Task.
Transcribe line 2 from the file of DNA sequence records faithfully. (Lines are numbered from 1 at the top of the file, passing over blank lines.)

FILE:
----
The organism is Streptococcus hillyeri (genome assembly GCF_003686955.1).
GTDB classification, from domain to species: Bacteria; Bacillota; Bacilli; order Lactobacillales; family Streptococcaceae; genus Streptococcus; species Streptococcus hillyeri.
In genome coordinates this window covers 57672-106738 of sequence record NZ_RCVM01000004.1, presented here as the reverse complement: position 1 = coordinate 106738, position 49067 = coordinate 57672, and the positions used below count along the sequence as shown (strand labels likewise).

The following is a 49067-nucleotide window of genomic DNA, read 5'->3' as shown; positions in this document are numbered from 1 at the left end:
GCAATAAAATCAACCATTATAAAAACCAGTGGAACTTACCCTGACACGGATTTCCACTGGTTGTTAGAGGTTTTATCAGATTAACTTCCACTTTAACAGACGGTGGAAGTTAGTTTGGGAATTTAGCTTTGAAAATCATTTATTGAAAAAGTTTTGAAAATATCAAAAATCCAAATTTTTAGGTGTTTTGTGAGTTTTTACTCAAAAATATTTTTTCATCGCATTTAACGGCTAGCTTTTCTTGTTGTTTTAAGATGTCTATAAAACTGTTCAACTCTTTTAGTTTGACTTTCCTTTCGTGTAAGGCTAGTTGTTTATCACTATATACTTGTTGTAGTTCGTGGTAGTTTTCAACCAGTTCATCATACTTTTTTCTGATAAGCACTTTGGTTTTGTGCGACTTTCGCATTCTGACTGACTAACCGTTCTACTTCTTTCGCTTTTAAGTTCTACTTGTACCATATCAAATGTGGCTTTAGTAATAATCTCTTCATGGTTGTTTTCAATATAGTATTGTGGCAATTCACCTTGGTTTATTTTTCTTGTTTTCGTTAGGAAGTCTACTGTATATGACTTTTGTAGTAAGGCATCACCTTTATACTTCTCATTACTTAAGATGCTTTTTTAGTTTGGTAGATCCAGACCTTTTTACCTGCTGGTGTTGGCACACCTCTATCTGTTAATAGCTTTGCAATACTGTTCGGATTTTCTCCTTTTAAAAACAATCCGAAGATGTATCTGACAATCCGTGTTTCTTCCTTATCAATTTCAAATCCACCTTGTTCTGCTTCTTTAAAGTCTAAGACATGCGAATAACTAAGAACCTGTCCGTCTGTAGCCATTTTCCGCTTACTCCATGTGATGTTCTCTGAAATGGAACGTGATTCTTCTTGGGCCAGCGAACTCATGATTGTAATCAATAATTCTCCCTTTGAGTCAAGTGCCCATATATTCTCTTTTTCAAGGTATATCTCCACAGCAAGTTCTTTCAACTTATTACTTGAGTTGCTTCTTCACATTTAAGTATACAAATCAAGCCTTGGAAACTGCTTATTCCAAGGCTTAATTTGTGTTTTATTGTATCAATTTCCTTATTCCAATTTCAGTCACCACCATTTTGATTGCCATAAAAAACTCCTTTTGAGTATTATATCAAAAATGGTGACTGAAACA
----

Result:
GTDB classification, from domain to species: Bacteria; Bacillota; Bacilli; order Lactobacillales; family Streptococcaceae; genus Streptococcus; species Streptococcus hillyeri.